However, when you accept them and see them for what they truly are, you will be able to move past them. Maybe even learn to enjoy them.
3. The Power of Your Breath
The moment the piercing water strikes your back, your breath will become short and shallow.
This is the way a majority of people breathe, taking shallow, short breaths without realizing it. The problem is that unconscious breathing can cause heightened levels of stress and discomfort.
If you want to stay in the cold shower for longer than a couple of seconds, you will have to remind yourself to breathe normally. Inhale for 5 seconds. Hold for 5 seconds. Then exhale for 10 seconds.
You can take this same breathing practice with you to work or any other stressful situations. It will help you calm down by activating the parasympathetic nervous system. Also, it gives you a chance to find space between the stimulus and your response to it.
4. Face Your Fear Daily
The phrase, do something every day that scares you, is emblazoned on the majority of pseudo-psychology blogs across the world. It is a phrase that made sense to me in the abstract, but I never knew how to put it into action, until I started taking cold showers.
Every morning I have an internal battle about whether I will do it (it being turning the water cold). It is something my brain and body still fear ever morning. No matter how long I have kept the habit.
When a resolute young fellow steps up to the great bully, the world, and takes him boldly by the beard, he is often surprised to find it comes off in his hand, and that it was only tied on to scare away the timid. — Ralph Waldo Emerson
Taking a cold shower has taught me that fear is usually an illusion that when examined carefully fades away. I have been able to face my fears more effectively the last couple of months, and I attribute a lot of that to the habit of taking a cold shower.
5. Working With Your Thoughts
Many wise people have spoken about the power of thoughts.
Shakespeare wrote: “for there is nothing either good or bad, but thinking makes it so.”
But the most dramatic example is Viktor Frankl, who said, “Everything can be taken from a man but one thing: the last of the human freedoms — to choose one’s attitude in any given set of circumstances, to choose one’s own way.”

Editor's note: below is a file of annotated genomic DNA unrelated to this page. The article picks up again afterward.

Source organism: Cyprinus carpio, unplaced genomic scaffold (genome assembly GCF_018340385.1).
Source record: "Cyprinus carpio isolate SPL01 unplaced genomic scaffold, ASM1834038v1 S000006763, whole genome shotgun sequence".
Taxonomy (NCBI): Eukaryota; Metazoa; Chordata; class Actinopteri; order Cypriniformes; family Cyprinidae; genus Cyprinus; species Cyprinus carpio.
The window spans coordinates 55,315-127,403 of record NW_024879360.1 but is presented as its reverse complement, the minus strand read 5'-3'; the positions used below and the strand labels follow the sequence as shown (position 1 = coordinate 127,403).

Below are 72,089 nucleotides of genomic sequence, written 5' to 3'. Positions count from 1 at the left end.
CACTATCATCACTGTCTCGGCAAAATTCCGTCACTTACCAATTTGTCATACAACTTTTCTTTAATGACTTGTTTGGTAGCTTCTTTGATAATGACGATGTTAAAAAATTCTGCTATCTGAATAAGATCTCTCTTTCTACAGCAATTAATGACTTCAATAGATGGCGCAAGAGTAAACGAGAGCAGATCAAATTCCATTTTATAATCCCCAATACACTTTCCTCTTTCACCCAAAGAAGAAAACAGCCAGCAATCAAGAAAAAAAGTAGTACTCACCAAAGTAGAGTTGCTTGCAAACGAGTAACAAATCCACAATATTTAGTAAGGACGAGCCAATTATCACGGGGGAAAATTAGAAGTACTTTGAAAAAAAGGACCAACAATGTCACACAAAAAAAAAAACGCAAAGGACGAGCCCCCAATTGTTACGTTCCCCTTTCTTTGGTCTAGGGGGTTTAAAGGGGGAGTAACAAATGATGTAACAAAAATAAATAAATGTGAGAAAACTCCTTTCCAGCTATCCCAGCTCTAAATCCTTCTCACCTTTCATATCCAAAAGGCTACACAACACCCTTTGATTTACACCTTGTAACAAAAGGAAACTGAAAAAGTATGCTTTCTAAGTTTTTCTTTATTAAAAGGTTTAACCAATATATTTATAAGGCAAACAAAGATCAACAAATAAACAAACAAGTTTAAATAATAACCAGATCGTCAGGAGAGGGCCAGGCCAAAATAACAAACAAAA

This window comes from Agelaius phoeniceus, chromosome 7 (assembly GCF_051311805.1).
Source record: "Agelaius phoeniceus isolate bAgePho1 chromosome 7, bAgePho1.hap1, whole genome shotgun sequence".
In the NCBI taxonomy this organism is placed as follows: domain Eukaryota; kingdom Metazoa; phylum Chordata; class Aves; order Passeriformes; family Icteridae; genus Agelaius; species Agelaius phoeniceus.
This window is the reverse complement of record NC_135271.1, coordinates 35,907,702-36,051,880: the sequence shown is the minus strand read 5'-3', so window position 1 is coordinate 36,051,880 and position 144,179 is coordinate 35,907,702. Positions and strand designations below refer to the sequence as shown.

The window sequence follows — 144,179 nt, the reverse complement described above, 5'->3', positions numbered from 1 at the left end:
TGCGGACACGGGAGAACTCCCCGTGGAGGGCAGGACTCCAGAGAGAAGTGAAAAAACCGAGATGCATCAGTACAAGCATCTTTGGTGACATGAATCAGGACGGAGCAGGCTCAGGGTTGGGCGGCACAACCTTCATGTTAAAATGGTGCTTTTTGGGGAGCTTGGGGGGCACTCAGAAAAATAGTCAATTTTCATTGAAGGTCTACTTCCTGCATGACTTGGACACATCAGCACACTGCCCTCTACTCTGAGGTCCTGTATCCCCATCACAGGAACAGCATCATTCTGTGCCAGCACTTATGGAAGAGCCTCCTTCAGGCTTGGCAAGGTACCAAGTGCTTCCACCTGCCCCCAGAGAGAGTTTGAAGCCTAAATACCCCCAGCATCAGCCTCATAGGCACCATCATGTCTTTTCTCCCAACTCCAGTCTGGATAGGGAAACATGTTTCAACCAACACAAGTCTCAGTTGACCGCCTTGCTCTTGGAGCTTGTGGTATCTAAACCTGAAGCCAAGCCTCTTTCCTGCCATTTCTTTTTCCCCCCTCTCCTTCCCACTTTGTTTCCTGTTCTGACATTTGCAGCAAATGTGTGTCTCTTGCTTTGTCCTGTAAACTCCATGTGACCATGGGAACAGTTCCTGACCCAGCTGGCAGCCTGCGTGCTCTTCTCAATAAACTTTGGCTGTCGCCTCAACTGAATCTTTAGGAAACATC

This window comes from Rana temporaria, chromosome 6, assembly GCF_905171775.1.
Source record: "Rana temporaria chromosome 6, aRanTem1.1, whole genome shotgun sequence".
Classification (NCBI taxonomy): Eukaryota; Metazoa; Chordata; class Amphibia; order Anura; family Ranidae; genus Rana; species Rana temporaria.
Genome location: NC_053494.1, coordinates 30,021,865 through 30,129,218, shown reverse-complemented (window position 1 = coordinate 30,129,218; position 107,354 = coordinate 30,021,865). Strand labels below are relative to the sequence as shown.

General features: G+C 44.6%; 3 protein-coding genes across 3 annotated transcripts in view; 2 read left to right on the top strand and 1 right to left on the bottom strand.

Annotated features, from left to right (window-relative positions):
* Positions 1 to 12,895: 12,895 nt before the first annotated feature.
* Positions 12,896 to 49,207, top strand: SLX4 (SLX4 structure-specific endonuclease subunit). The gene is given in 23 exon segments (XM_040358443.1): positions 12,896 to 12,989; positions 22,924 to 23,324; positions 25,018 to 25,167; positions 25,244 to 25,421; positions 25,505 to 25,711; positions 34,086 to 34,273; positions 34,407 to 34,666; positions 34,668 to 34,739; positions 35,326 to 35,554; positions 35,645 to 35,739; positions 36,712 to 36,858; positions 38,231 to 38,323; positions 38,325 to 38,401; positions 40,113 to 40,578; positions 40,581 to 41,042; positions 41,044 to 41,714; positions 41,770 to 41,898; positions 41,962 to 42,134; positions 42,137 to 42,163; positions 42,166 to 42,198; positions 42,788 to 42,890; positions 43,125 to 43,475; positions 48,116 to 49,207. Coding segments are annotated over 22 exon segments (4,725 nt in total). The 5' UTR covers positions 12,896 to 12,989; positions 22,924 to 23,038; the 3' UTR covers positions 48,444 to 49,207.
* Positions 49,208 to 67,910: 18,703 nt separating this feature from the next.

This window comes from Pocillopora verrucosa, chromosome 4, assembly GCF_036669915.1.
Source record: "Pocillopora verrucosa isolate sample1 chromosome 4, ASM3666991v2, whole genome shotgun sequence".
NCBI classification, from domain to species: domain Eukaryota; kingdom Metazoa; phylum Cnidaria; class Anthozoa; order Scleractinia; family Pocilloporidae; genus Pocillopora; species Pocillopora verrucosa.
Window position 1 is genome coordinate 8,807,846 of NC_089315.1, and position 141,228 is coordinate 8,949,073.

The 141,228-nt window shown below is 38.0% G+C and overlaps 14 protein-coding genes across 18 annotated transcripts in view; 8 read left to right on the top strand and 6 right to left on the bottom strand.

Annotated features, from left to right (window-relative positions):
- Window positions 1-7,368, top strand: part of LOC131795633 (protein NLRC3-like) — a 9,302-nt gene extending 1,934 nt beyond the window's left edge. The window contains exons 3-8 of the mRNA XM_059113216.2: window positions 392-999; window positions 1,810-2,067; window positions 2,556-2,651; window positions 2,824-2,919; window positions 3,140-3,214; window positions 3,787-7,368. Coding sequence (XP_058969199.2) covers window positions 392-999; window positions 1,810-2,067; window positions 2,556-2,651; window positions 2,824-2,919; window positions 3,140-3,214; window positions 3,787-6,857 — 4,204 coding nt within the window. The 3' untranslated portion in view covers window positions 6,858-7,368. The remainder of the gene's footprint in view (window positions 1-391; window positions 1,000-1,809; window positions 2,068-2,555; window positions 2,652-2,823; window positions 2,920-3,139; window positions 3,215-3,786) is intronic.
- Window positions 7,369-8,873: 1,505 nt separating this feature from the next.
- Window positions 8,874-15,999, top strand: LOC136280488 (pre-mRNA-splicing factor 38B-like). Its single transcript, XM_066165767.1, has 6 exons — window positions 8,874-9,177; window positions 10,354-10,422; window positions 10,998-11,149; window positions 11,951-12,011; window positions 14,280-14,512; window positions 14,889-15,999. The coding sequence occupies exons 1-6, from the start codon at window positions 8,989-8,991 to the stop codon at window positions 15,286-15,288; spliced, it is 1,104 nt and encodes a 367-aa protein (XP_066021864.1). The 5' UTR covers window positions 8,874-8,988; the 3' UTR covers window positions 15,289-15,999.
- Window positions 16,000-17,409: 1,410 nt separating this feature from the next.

Thoughts will abound in life, and during a cold shower. Most of them will be irrational fears and worries about your own survival. You can learn to better work with these thoughts by putting yourself in situations in which they arise more freely (i.e. a cold shower).
Repetition is the key to mastery. So if you want to become a master of your mind, put yourself in situations that allow you to get the necessary reps.
The one benefit of taking cold showers that I was not expecting was a deeper sense of gratitude. This is something the Stoics talked about a lot. Practicing what you fear most to be more grateful for what you have.
When I am shivering in the cold water, all I can think about is turning on the delicious, warm water. A luxury that I have to relieve my suffering. However, whenever I have that thought, I am forced to think about all of the people in the world that do not even have clean water to drink, which puts my mind into an instant state of gratitude.
In a way, by remaining in the cold shower, I am expressing my enormous appreciation for all of the things I have in my life.
A deeper sense of gratitude has been the most impactful thing that taking a cold shower has done for my life.
7. 10% Happier
I recently read Dan Harris’ book 10% happier, which tells his story of using meditation to bring more happiness into daily life. Although I don’t have any science to back up this claim, I have noticed a similar 10–15% increase in my overall happiness and contentment since I started taking a daily cold shower.
This can probably be attributed to a lot of the biological components going on, but honestly, who cares? It makes me happier. That’s all I need to know!
In many ways, we are a society that is exceptionally good at creating stress, distraction, anxiety, struggle, and despair. But, that does not mean we cannot make personal changes to our lives to counteract the macro level of mindless living.
You can start making changes today that will not only benefit you but will also benefit everyone around you.
I challenge you to take a cold shower. I promise you will learn something deeper about yourself! At the very least, you will be able to say:
“Wow. I just accomplished something I never thought I could.”
And that my friends, is well worth it!
Are you ready to wake up, get more focused, and find more happiness in your life?
If so, sign up for my free 5 Day Mindfulness Email Course. I’ll be sending you an email every day that will help you reduce stress, increase focus, and find more happiness!
If you are ready to take back control of your life and start living above stress and overwhelm…
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Originally published at www.fullyrichlife.com on February 13, 2017.